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The settlement of a Minneapolis-based federal medical fraud lawsuit will bring about $175,000 of the $161 million settlement into Utah coffers.

Criminal complaints filed in federal court in Minneapolis against Caremark Inc., a subsidiary of Illinois-based Caremark International, claimed the company defrauded federal health-care programs by paying kickbacks to doctors who would refer patients to Caremark, according to Utah Public Safety spokesman Sgt. Verdi White II.Caremark operates home infusion, oncology, hemophilia and human growth hormone businesses.

In Utah, state investigators found evidence that Caremark was charging insurance companies and federal health-care programs for services patients did not know about, said state Medicaid fraud investigator Sgt. Dan Taylor.

For example, pharmacies typically do not charge a separate mixing fee for taking prescription drugs from bulk containers and putting the medicines in individual patient containers. But Caremark did, with an investigation showing about $2,000 in prescription mixing fees to fill just a handful of prescriptions, Taylor said.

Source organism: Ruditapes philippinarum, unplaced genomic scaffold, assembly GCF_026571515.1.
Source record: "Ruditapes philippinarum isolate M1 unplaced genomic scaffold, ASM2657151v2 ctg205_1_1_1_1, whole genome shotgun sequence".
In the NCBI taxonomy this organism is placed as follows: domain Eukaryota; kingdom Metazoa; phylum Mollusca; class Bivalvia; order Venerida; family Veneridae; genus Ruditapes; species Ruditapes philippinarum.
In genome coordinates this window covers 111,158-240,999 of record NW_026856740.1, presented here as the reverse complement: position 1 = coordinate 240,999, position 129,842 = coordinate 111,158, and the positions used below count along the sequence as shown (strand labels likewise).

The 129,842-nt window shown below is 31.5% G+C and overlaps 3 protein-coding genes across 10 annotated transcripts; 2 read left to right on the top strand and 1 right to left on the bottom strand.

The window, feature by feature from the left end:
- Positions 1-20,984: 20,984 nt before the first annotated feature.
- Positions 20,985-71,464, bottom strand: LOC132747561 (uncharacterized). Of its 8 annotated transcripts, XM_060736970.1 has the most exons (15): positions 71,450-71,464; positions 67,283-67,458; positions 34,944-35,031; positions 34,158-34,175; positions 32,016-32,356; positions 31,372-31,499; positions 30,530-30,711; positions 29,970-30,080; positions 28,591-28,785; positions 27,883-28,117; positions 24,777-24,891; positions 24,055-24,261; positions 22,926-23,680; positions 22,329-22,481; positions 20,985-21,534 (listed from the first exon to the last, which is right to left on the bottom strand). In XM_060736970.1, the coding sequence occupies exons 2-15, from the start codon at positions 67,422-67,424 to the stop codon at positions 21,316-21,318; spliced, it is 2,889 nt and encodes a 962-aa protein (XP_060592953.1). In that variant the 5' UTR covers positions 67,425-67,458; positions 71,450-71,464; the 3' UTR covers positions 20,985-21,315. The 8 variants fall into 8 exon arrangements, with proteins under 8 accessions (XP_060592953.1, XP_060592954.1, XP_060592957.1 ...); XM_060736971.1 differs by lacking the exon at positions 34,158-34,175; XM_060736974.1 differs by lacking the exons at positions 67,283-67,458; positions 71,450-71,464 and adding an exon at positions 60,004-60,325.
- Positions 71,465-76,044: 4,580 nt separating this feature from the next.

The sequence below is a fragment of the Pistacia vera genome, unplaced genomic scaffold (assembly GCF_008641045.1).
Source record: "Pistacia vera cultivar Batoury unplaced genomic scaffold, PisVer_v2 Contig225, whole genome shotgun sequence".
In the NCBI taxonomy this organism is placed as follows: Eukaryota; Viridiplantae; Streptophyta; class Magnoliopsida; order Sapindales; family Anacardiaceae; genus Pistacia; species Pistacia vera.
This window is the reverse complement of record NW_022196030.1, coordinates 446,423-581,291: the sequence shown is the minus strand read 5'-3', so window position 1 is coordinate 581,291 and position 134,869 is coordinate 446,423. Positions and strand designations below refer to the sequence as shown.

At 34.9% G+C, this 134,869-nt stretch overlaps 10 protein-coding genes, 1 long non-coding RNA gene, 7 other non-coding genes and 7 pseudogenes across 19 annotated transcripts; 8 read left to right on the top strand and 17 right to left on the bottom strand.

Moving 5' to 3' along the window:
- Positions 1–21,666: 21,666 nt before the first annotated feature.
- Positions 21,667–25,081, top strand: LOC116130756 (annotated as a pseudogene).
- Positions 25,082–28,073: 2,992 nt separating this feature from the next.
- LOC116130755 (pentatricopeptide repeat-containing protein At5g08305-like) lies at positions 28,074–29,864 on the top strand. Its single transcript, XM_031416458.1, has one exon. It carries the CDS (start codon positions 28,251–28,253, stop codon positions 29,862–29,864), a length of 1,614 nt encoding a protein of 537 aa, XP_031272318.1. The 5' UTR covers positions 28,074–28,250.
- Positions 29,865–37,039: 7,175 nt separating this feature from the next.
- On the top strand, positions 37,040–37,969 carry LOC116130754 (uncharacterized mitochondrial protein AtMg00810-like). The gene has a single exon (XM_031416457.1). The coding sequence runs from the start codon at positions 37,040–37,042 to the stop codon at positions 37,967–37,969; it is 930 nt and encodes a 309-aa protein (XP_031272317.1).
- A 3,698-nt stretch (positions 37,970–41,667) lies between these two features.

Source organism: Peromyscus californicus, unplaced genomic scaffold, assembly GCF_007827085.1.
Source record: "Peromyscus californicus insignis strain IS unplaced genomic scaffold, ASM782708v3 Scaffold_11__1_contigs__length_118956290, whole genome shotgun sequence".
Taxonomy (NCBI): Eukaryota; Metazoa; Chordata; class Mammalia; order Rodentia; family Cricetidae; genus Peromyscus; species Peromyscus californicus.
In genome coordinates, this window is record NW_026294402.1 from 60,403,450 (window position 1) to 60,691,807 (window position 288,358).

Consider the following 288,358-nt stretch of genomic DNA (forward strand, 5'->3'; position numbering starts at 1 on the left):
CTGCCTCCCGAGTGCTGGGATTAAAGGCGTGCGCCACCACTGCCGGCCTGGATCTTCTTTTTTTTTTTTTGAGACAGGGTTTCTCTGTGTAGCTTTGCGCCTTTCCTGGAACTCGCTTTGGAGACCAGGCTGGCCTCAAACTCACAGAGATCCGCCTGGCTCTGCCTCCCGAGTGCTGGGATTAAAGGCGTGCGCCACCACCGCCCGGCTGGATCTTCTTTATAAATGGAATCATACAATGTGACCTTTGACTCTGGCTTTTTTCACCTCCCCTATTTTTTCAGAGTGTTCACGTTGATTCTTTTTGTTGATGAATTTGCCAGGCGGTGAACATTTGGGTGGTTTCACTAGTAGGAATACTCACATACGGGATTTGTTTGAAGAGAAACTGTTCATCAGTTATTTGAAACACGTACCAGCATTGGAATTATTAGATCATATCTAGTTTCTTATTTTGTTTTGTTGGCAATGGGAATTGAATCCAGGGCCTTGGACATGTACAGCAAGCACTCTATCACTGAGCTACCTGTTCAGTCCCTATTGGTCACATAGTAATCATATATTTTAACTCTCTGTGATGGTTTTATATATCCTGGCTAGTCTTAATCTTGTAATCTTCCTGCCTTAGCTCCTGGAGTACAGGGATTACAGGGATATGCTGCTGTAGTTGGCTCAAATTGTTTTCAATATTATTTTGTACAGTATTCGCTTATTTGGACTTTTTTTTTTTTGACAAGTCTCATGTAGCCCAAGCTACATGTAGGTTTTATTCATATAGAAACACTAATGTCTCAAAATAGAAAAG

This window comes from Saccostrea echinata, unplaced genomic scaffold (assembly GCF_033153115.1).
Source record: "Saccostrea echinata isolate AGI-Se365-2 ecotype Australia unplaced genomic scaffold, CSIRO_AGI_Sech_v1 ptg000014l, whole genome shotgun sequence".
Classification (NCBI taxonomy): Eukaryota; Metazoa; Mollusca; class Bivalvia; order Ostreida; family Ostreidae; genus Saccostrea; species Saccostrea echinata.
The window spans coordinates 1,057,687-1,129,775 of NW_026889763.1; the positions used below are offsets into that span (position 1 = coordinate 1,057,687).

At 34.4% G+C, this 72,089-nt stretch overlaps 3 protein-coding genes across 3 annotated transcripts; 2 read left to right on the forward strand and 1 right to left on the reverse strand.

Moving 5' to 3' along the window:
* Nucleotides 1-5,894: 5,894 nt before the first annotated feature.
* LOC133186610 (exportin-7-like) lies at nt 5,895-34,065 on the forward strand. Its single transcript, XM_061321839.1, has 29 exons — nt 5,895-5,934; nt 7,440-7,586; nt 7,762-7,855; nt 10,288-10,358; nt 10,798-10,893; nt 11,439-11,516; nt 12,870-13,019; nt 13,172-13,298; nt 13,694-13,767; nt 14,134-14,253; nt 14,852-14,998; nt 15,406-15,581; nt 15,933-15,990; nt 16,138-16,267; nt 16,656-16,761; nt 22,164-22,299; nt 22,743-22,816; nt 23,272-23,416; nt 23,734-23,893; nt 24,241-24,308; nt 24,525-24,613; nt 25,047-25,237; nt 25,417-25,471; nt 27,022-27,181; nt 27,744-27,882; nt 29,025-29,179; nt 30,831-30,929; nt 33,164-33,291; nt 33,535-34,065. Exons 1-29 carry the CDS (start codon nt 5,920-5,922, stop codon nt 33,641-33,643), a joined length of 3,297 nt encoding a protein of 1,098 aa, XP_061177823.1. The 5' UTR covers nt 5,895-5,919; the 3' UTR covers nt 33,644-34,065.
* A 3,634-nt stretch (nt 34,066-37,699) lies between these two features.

Utah Attorney General Jan Graham said this is one of the largest settlements ever obtained in a health-care fraud case, both nationally and in Utah. "Health-care fraud, specifically Medicaid fraud, robs from us all and from the poor," Graham said. "Fraud distorts the medical funding, boosting health-care premiums and increasing the cost of taxpayer-supported government health-care plans."

White said the General Accounting Office estimates that fraud accounts for 10 percent of all health-care dollars spent in the United States. That translates to as much as $58 million lost each year in Utah to unscrupulous and fraudulent practices.

Taylor said he believes the case was originally filed after a patient in Minneapolis received a copy of a bill and questioned the charges. "Part of the problem is that patients often never see the bill (for medical services). They're sent directly to insurance companies and Medicare," he said.

"Any time there is a case like this involving a national company, the Medicaid office in Washington will send out a fraud alert," Taylor said. "That's what brought us into the investigation."

More and more insurance providers are sending copies of bills to their patients with the hope of tripping up fraudulent practices.